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Date:	Tue, 25 Aug 2009 19:48:09 -0400
From:	Ric Wheeler <>
To:	Pavel Machek <>
CC:, Theodore Tso <>,
	Florian Weimer <>,
	Goswin von Brederlow <>,
	Rob Landley <>,
	kernel list <>,
	Andrew Morton <>,,,,,
Subject: Re: [patch] document flash/RAID dangers

> ---
> There are storage devices that high highly undesirable properties
> when they are disconnected or suffer power failures while writes are
> in progress; such devices include flash devices and MD RAID 4/5/6
> arrays.  These devices have the property of potentially
> corrupting blocks being written at the time of the power failure, and
> worse yet, amplifying the region where blocks are corrupted such that
> additional sectors are also damaged during the power failure.

I would strike the entire mention of MD devices since it is your assertion, not 
a proven fact. You will cause more data loss from common events (single sector 
errors, complete drive failure) by steering people away from more reliable 
storage configurations because of a really rare edge case (power failure during 
split write to two raid members while doing a RAID rebuild).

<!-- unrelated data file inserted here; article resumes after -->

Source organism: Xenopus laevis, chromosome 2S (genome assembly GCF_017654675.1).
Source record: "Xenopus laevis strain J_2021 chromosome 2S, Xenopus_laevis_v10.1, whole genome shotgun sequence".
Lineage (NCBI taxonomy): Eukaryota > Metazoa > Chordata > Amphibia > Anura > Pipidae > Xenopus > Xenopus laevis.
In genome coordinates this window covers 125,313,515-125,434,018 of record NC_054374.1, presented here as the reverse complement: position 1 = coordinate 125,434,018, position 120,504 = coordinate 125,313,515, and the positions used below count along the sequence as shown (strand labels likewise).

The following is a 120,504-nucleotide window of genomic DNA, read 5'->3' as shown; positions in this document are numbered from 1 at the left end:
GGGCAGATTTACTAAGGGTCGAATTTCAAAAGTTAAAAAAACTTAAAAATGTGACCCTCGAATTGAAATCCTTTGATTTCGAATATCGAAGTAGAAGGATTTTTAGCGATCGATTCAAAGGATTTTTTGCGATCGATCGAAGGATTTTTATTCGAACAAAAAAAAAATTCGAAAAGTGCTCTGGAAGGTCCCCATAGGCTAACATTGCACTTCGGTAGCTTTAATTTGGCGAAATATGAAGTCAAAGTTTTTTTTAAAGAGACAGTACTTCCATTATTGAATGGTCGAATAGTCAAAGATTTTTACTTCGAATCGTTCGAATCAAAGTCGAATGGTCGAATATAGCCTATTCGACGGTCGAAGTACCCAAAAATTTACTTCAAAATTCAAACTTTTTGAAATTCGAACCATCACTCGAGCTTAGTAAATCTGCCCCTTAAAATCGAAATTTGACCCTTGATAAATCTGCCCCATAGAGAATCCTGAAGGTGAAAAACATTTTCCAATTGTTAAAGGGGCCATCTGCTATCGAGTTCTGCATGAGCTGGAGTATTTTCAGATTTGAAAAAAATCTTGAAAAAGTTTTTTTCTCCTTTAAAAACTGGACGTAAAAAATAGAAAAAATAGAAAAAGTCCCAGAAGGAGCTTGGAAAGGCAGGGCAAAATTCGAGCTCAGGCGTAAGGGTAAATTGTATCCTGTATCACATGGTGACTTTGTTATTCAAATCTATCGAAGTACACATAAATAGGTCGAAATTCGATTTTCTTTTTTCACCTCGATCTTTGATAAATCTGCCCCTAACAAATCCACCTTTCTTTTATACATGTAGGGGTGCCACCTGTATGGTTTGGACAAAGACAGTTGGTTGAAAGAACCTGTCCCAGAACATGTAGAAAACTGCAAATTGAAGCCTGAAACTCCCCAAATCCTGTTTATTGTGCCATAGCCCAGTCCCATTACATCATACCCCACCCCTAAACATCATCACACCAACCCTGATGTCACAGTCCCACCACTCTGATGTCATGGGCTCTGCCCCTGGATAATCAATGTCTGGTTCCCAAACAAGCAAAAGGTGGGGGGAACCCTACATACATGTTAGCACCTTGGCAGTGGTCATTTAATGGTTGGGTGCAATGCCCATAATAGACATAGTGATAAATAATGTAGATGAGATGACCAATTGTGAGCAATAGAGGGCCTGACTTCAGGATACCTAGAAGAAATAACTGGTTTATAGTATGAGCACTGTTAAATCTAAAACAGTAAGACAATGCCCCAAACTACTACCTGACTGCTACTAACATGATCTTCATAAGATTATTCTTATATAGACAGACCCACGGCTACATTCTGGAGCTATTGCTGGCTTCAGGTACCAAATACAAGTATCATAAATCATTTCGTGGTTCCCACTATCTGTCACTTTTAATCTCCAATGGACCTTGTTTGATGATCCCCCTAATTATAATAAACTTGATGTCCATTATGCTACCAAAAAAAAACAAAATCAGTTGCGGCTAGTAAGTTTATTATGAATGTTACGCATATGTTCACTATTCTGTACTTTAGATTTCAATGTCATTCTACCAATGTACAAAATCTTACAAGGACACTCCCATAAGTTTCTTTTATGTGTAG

> Users who use such storage devices are well advised take
> countermeasures, such as the use of Uninterruptible Power Supplies,
> and making sure the flash device is not hot-unplugged while the device
> is being used.  Regular backups when using these devices is also a
> Very Good Idea.

All users who care about data integrity - including those who do not use MD5 but 
just regular single S-ATA disks - will get better reliability from a UPS.

> Otherwise, file systems placed on these devices can suffer silent data
> and file system corruption.  An forced use of fsck may detect metadata
> corruption resulting in file system corruption, but will not suffice
> to detect data corruption.

This is very misleading. All storage "can" have silent data loss, you are making 
a statement without specifics about frequency.

FSCK can repair the file system metadata, but will not detect any data loss or 
corruption in the data blocks allocated to user files. To detect data loss 
properly, you need to checksum (or digitally sign) all objects stored in a file 
system and verify them on a regular basis.

Also helps to keep a separate list of those objects on another device so that 
when the metadata does take a hit, you can enumerate your objects and verify 
that you have not lost anything.



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